DEC releases final deer management plan

Comments accepted until Aug. 8

A pair of white-tailed deer browse in the snow near Saranac Lake. (Enterprise photo — Lou Reuter)

ALBANY — Informed by public input, the New York State Department of Environmental Conservation recently released a final version of its management plan for white-tailed deer.

DEC first released its draft deer management plan for public review in the late fall 2020. The final plan released recently includes revisions and clarifications based on the DEC’s review of more than 2,000 comments submitted by individuals, organizations and elected officials.

The Deer Management Plan outlines strategies to manage deer populations across a range of abundance levels and diverse deer-related impacts, in rural, urban and suburban areas. It also enhances DEC programs that provide relief to landowners and the public experiencing deer damage and conflicts, seeks to protect New York’s deer from the devastating potential of chronic wasting disease.

The plan provides information about how DEC determines population objectives, sets harvest quotas and calculates annual deer harvest, and describes the effectiveness of various management strategies for reducing impacts from overabundant deer.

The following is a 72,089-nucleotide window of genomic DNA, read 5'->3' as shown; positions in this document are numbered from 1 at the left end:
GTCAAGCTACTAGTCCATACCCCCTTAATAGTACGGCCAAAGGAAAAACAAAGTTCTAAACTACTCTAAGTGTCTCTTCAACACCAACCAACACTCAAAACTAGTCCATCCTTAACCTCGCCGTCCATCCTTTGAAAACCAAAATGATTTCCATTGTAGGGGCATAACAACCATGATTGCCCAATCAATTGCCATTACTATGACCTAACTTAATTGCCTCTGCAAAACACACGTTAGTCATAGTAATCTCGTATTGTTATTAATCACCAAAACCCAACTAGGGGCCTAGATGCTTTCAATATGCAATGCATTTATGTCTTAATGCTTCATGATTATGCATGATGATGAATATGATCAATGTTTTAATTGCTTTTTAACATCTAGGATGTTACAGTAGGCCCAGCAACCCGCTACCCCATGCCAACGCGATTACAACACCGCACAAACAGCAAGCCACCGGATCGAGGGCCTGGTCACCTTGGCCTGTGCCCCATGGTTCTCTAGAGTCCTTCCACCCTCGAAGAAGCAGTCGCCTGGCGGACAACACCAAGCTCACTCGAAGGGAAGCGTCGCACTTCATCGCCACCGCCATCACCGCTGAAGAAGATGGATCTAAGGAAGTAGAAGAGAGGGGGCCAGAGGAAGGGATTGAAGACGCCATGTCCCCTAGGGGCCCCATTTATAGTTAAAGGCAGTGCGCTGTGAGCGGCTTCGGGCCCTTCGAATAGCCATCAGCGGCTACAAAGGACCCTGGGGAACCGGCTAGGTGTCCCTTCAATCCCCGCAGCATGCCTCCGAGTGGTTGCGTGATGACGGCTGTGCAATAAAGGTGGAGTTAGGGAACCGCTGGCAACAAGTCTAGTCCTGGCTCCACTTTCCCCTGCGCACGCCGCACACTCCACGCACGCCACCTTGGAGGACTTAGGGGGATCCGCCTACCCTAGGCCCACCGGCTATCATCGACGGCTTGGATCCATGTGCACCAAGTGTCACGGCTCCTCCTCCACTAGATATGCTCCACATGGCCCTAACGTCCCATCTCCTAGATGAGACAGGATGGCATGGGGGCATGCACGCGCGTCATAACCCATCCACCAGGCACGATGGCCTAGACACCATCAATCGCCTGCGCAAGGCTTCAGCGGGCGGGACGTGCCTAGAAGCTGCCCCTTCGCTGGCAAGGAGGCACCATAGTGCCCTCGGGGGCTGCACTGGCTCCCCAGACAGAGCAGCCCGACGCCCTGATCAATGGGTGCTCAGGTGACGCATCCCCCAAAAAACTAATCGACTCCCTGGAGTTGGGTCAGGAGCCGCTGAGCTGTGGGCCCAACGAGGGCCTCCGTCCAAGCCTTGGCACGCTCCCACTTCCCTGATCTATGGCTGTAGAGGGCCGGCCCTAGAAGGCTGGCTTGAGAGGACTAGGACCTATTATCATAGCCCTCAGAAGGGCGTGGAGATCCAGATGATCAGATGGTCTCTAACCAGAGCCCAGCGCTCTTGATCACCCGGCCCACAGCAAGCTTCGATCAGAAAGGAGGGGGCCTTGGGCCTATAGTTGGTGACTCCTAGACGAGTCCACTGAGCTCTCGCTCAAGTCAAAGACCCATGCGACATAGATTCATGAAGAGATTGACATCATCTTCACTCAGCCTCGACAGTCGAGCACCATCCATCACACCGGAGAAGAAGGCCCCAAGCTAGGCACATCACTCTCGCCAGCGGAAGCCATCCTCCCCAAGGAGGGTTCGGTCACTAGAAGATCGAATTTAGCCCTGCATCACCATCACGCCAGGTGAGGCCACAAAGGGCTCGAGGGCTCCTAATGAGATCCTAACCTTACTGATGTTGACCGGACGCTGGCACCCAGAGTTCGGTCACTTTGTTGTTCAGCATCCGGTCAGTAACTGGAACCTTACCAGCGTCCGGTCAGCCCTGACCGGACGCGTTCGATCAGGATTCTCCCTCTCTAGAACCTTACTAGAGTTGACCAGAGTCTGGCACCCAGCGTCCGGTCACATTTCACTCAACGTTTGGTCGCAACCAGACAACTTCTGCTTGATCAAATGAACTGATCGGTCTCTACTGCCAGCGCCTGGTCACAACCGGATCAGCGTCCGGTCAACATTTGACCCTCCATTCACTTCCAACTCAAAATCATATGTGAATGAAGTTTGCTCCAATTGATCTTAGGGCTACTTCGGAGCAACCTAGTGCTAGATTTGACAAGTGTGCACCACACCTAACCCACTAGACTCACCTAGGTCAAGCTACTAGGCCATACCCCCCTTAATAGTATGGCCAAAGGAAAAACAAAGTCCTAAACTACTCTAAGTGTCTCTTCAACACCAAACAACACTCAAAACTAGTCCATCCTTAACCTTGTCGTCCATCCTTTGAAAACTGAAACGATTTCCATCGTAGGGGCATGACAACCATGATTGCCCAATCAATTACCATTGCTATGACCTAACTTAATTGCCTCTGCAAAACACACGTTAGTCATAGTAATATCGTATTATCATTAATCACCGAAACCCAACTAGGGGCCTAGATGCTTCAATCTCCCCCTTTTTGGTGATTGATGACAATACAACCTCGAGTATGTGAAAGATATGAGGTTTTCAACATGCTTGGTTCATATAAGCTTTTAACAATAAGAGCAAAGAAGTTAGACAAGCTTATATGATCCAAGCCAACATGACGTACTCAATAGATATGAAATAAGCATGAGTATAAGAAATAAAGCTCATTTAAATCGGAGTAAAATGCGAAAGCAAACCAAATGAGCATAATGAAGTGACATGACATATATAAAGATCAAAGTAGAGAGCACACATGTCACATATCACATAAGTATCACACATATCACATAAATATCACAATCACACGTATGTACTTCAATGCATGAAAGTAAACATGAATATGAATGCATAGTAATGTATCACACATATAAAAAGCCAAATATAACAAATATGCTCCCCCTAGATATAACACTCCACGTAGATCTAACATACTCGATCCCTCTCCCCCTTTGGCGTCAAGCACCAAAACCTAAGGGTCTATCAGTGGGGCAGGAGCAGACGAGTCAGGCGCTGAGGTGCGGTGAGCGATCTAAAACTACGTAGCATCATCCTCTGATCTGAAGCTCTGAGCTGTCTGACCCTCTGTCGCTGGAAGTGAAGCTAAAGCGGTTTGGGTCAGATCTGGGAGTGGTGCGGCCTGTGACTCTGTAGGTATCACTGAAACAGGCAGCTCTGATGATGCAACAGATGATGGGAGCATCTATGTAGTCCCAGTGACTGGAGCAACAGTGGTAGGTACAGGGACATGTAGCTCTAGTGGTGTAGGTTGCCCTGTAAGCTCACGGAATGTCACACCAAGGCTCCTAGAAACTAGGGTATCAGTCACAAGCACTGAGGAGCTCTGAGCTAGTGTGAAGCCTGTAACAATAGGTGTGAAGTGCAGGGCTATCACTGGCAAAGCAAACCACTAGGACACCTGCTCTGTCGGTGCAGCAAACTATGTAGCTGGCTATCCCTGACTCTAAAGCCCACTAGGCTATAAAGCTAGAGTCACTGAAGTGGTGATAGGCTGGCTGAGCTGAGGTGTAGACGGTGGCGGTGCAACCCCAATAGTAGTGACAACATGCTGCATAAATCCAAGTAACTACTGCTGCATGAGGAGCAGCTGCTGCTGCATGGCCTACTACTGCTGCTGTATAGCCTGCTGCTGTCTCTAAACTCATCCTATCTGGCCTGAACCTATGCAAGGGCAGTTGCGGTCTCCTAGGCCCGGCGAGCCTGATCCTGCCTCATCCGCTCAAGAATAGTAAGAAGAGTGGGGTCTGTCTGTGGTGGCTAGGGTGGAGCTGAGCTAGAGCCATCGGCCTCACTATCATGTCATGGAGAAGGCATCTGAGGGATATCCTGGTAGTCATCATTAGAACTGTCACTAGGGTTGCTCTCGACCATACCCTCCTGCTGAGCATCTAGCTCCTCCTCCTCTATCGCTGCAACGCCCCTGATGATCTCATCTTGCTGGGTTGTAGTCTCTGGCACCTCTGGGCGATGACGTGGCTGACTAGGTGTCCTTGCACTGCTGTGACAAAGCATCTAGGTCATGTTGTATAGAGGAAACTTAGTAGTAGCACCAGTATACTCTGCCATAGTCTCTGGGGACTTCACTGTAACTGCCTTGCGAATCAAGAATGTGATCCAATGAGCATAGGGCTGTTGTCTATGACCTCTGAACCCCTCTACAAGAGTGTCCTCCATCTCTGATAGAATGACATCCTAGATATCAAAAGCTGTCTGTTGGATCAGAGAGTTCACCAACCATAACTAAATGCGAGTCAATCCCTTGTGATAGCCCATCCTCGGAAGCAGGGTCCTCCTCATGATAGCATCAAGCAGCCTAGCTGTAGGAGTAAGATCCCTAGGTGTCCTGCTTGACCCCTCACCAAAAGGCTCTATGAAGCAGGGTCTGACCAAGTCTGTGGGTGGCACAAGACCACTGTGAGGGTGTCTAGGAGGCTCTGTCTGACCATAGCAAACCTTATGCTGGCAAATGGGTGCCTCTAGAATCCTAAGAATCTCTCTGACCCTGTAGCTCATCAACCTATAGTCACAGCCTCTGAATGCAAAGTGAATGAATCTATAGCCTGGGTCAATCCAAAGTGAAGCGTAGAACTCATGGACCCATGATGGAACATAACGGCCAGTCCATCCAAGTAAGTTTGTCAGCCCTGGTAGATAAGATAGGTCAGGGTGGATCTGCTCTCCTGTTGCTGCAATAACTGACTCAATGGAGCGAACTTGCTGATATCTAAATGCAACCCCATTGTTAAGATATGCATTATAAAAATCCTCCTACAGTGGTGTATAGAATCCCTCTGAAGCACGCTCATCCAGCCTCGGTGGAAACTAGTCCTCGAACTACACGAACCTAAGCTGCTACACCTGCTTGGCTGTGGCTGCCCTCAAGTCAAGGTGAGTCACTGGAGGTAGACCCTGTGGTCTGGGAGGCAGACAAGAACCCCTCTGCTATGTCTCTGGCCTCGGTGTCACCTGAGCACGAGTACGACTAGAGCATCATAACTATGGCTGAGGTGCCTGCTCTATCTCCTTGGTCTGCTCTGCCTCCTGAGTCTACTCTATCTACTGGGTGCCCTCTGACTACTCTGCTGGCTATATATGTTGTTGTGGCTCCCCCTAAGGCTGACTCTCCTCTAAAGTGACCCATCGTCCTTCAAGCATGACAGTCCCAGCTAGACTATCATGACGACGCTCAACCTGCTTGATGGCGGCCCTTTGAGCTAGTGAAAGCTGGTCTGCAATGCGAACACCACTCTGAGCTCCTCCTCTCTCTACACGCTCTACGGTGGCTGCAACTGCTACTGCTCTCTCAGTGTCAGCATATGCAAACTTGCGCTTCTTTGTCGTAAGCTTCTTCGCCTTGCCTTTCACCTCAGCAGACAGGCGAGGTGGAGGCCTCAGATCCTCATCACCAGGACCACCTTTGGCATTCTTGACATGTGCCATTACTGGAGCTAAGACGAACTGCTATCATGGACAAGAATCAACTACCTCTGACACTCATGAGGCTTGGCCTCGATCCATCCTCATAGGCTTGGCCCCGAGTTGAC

“This second-edition deer plan marks a major step forward in DEC’s effort to manage deer responsibly to protect the environment and public safety,” Commissioner Basil Seggos said. “The plan aligns public values for deer with ecological data to advance management decisions that benefit deer, deer habitats and New Yorkers.”

DEC is also providing additional hunter opportunities and increasing antlerless harvest strategically where needed, while also promoting hunter choice for buck harvest by encouraging hunters who want to take older, larger-antlered bucks to voluntarily pass up young, small-antlered bucks. DEC encourages deer hunters to use non-lead ammunition to reduce lead exposure of non-target wildlife.

The DEC is proposing to establish a nine-day season for antlerless deer beginning the second Saturday in September with firearms and bows. The department also proposes to extend the legal hunting hours to 30 minutes before sunrise and 30 minutes after sunset, while also promoting hunter safety by proposing a requirement that hunters have to wear fluorescent orange or pink.

DEC also proposed to reinstate either-sex deer harvest opportunities during the early muzzleloader period.

In addition to implementing portions of the deer plan, the regulatory proposal includes a change to simplify bear hunting in the Adirondack portion of the Northern Zone by extending the regular firearm season to cover the entire hunting period. Currently, the season structure allows bears to be taken with rifles and shotguns for 72 out of 79 days, excluding the seven-day period where bears could only be taken with a muzzleloader, crossbow or bow. Under the proposal, hunters would be able to use any implement during the entire 79-day season.

Details about the proposals are available on DEC’s website.

DEC is accepting public comments on the proposed regulation changes through Aug. 8 by emailing wildliferegs@dec.ny.gov.


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